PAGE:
… because of a conversation with a girl

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I’ve been doing a lot of thinking lately.  I guess that’s what happens when the weather turns cold and you come home from work, snuggle in your blankets, and spend the night drinking hot tea. reisling wine. or apple cider and listening to the lumineers or mumford and sons. maybe the thoughts come from reading old letters from elementary school teachers or from laying on a wooden floor, reading a book that makes you question life, next to your christmas tree with the lights still turned on.  but mostly i guess that’s what happens when you sit on your bed, reminiscing over a memory box you’ve been creating since second grade.  you can think up a lot of things, you know.

as i read my journals from kindergarden to second grade,  i learned  that i’ve always wanted to be a lot of things. at different points in time i wanted to be an author, a teacher, a doctor, and a researcher to find the cure for cancer. i eventually decided to keep it simple and ended one journal by saying, “i want to help people.”  i recognized the internal drive.force.calling. that has persistently pushed me in the direction i continue to head towards today, and smiled.  i questioned how i knew back then the kind of person i wanted to be. the kind of impact i wanted to have. it was kind of wonderful really, being able to remember the child i was and how similar i am now to the person i was then.

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the amazing thing about children is their ability to believe. because the thing is, i know that i didn’t idealistically want to find the cure for cancer; at seven years old, i believed i had the potential to do so. at one point i wrote, “by the time i’m fifteen, i want to go to africa and do something about the poverty there.” ambitious and perhaps a little naive. but i smiled anyways. a dreamer to a fault.and then i quickly panicked. i imagined having a conversation with my seven year old self while drinking tea at a cute little cupcake spot.  i would tell her (or i guess, me) about what i’ve done in the last 17 years and where i’ve ended up at, what i still aspire to do. i would describe to her all of the places she would go, the people she would meet. and i would talk about what i’ve learned.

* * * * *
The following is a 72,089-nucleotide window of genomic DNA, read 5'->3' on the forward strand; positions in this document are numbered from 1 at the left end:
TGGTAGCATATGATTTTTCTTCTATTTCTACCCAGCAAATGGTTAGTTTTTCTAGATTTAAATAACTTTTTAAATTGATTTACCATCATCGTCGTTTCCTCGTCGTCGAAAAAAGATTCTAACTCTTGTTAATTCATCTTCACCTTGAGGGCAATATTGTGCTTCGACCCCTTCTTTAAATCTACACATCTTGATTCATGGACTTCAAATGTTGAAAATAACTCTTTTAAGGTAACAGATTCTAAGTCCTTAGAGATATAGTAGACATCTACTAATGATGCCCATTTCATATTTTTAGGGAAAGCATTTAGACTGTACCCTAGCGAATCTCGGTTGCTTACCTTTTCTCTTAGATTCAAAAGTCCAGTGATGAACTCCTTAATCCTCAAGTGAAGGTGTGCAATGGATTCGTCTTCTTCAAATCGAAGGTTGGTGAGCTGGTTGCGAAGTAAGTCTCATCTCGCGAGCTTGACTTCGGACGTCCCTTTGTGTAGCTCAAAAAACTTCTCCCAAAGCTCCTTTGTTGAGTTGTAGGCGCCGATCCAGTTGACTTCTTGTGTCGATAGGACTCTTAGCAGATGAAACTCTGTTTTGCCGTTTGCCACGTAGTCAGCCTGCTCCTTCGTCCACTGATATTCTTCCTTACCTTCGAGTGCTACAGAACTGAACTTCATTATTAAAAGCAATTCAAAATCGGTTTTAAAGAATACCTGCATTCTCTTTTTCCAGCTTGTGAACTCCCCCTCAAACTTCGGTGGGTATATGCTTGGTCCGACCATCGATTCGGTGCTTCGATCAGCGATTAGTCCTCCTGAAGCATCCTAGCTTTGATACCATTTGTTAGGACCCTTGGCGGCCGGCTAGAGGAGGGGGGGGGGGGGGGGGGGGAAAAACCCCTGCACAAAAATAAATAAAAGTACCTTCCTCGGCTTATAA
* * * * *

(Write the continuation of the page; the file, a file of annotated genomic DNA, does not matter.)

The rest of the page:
i can’t help but wonder, would my childhood self be satisfied by  progress i have made? 

 

without being too critical of myself, i suspect not.  i think the seven year old girl (who would probably be wearing a plaid dress with my hair in two braids) would have expected me to dream bigger.  to be part of something remarkable.  iand of course my present self would explain to the 7 year old the difficulty in changing the world- without taking away from the dream of it.  but that shouldn’t be an excuse.  because in reality, i’ve wanted the same thing my entire life, and i know i am not there yet. i am realistic enough to understand that i can’t change the world, but i’m also idealistic enough to try and positively impact the parts that i touch.  i understand what i need to be doing to get there. and while i have fooled myself into thinking that what i am currently doing is enough, i know in my heart that it’s not.

i yearn for that day when i wake up and realize that this is it.  maybe that moment will never come, maybe there will be so much left to do, and maybe i will never be content with my efforts,  but it is enough to strive for.

and so here i am, still just trying to fulfill that little girl’s dream; i guess i haven’t grown up yet, because i still believe it’s possible.

who did you imagine you would become?  and have you given up on that dream?  what do you want your life to mean?  it’s never too late.

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One thought on “… because of a conversation with a girl

  1. ““i want to help people.” – your young self was so smart! There is no bigger dream than that. And no more humble one, either. You can, and I suspect are, doing it every day.

    And as for the impact: It is hard for any most people to judge their own impact. Sure, if you were the one to cure cancer, the impact would be pretty obvious. But what about all of the little things you do? You are likely changing lives all over the place without even realizing it. When I was a teenager, for example, both of my parents had a pretty severe alcohol problem and there were a few other things in the domestic mix that made my home life difficult. But a good friend of mine and her parents always had me over, included me like another family member in family gatherings, dinners, and so forth. Seeing normal families, having a place to go to be with “normal” people was really good for me and helped a great deal toward making me who I am today. But here’s the thing: the family? They didn’t even know I had a problem at home. They were just being friendly to a friend of their daughter’s. Years later when I told my friend what was going on at home she said “We didn’t even know! No *wonder* you never had me over to your house!”

    So my advice is this: Look at every moment as an opportunity to make that little girl proud by being the best person you can be. I guarantee you sometimes things will happen that you’ll want to write her a time-traveling letter about. But what I won’t guarantee is whether or not you’ll even be aware that they happened.

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